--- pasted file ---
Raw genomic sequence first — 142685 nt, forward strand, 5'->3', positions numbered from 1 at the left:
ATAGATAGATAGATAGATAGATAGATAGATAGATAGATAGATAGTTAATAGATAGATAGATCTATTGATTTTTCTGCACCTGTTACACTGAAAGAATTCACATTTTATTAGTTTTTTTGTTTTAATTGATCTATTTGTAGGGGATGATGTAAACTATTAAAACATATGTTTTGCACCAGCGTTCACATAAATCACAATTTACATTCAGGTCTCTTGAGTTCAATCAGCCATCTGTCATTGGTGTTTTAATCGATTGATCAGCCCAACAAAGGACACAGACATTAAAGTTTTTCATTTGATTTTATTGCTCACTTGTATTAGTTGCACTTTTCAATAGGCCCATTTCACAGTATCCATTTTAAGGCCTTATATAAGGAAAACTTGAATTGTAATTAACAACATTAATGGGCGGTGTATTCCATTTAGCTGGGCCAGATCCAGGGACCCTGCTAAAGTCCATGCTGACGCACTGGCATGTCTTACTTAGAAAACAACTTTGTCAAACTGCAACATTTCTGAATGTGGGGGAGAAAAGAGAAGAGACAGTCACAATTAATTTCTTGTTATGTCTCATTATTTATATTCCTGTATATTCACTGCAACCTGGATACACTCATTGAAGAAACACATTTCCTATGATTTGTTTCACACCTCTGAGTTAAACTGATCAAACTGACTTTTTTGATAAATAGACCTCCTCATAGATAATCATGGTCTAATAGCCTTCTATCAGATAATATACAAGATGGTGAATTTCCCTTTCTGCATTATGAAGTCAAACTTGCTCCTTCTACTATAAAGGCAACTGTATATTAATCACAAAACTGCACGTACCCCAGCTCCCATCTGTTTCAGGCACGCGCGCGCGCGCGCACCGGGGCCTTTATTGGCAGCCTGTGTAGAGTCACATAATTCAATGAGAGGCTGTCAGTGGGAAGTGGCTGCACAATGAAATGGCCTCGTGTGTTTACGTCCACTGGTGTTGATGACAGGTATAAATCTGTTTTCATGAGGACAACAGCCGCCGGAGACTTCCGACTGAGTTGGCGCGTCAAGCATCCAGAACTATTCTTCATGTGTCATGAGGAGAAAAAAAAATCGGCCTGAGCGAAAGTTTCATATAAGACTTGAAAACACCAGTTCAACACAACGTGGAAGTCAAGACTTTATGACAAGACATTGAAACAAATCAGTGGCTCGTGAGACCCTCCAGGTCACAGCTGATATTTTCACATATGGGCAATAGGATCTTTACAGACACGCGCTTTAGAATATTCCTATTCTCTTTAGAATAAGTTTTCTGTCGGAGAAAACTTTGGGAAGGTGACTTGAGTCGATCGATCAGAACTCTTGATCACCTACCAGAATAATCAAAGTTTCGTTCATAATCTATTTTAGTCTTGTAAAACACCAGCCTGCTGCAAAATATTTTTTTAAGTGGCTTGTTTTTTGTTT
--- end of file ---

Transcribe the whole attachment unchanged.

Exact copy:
Raw genomic sequence first — 142685 nt, forward strand, 5'->3', positions numbered from 1 at the left:
ATAGATAGATAGATAGATAGATAGATAGATAGATAGATAGATAGTTAATAGATAGATAGATCTATTGATTTTTCTGCACCTGTTACACTGAAAGAATTCACATTTTATTAGTTTTTTTGTTTTAATTGATCTATTTGTAGGGGATGATGTAAACTATTAAAACATATGTTTTGCACCAGCGTTCACATAAATCACAATTTACATTCAGGTCTCTTGAGTTCAATCAGCCATCTGTCATTGGTGTTTTAATCGATTGATCAGCCCAACAAAGGACACAGACATTAAAGTTTTTCATTTGATTTTATTGCTCACTTGTATTAGTTGCACTTTTCAATAGGCCCATTTCACAGTATCCATTTTAAGGCCTTATATAAGGAAAACTTGAATTGTAATTAACAACATTAATGGGCGGTGTATTCCATTTAGCTGGGCCAGATCCAGGGACCCTGCTAAAGTCCATGCTGACGCACTGGCATGTCTTACTTAGAAAACAACTTTGTCAAACTGCAACATTTCTGAATGTGGGGGAGAAAAGAGAAGAGACAGTCACAATTAATTTCTTGTTATGTCTCATTATTTATATTCCTGTATATTCACTGCAACCTGGATACACTCATTGAAGAAACACATTTCCTATGATTTGTTTCACACCTCTGAGTTAAACTGATCAAACTGACTTTTTTGATAAATAGACCTCCTCATAGATAATCATGGTCTAATAGCCTTCTATCAGATAATATACAAGATGGTGAATTTCCCTTTCTGCATTATGAAGTCAAACTTGCTCCTTCTACTATAAAGGCAACTGTATATTAATCACAAAACTGCACGTACCCCAGCTCCCATCTGTTTCAGGCACGCGCGCGCGCGCGCACCGGGGCCTTTATTGGCAGCCTGTGTAGAGTCACATAATTCAATGAGAGGCTGTCAGTGGGAAGTGGCTGCACAATGAAATGGCCTCGTGTGTTTACGTCCACTGGTGTTGATGACAGGTATAAATCTGTTTTCATGAGGACAACAGCCGCCGGAGACTTCCGACTGAGTTGGCGCGTCAAGCATCCAGAACTATTCTTCATGTGTCATGAGGAGAAAAAAAAATCGGCCTGAGCGAAAGTTTCATATAAGACTTGAAAACACCAGTTCAACACAACGTGGAAGTCAAGACTTTATGACAAGACATTGAAACAAATCAGTGGCTCGTGAGACCCTCCAGGTCACAGCTGATATTTTCACATATGGGCAATAGGATCTTTACAGACACGCGCTTTAGAATATTCCTATTCTCTTTAGAATAAGTTTTCTGTCGGAGAAAACTTTGGGAAGGTGACTTGAGTCGATCGATCAGAACTCTTGATCACCTACCAGAATAATCAAAGTTTCGTTCATAATCTATTTTAGTCTTGTAAAACACCAGCCTGCTGCAAAATATTTTTTTAAGTGGCTTGTTTTTTGTTT